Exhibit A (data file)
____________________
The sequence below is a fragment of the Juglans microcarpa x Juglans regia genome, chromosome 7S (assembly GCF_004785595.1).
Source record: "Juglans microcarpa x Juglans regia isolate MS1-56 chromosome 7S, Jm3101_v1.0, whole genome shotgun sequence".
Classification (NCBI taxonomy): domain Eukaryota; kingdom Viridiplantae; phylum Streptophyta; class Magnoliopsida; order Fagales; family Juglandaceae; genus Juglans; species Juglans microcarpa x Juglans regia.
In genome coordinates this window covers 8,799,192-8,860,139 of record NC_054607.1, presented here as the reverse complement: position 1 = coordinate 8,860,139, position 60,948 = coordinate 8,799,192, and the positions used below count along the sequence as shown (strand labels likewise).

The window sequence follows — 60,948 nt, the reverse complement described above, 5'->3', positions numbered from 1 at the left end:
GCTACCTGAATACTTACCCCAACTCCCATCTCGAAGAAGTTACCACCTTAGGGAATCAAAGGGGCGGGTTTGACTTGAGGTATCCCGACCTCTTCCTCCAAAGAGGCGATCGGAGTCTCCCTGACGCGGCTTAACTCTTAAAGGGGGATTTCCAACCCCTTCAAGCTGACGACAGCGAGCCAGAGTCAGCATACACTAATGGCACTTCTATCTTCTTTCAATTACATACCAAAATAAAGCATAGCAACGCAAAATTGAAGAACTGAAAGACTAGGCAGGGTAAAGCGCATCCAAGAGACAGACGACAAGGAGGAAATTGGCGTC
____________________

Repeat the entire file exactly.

The sequence below is a fragment of the Juglans microcarpa x Juglans regia genome, chromosome 7S (assembly GCF_004785595.1).
Source record: "Juglans microcarpa x Juglans regia isolate MS1-56 chromosome 7S, Jm3101_v1.0, whole genome shotgun sequence".
Classification (NCBI taxonomy): domain Eukaryota; kingdom Viridiplantae; phylum Streptophyta; class Magnoliopsida; order Fagales; family Juglandaceae; genus Juglans; species Juglans microcarpa x Juglans regia.
In genome coordinates this window covers 8,799,192-8,860,139 of record NC_054607.1, presented here as the reverse complement: position 1 = coordinate 8,860,139, position 60,948 = coordinate 8,799,192, and the positions used below count along the sequence as shown (strand labels likewise).

The window sequence follows — 60,948 nt, the reverse complement described above, 5'->3', positions numbered from 1 at the left end:
GCTACCTGAATACTTACCCCAACTCCCATCTCGAAGAAGTTACCACCTTAGGGAATCAAAGGGGCGGGTTTGACTTGAGGTATCCCGACCTCTTCCTCCAAAGAGGCGATCGGAGTCTCCCTGACGCGGCTTAACTCTTAAAGGGGGATTTCCAACCCCTTCAAGCTGACGACAGCGAGCCAGAGTCAGCATACACTAATGGCACTTCTATCTTCTTTCAATTACATACCAAAATAAAGCATAGCAACGCAAAATTGAAGAACTGAAAGACTAGGCAGGGTAAAGCGCATCCAAGAGACAGACGACAAGGAGGAAATTGGCGTC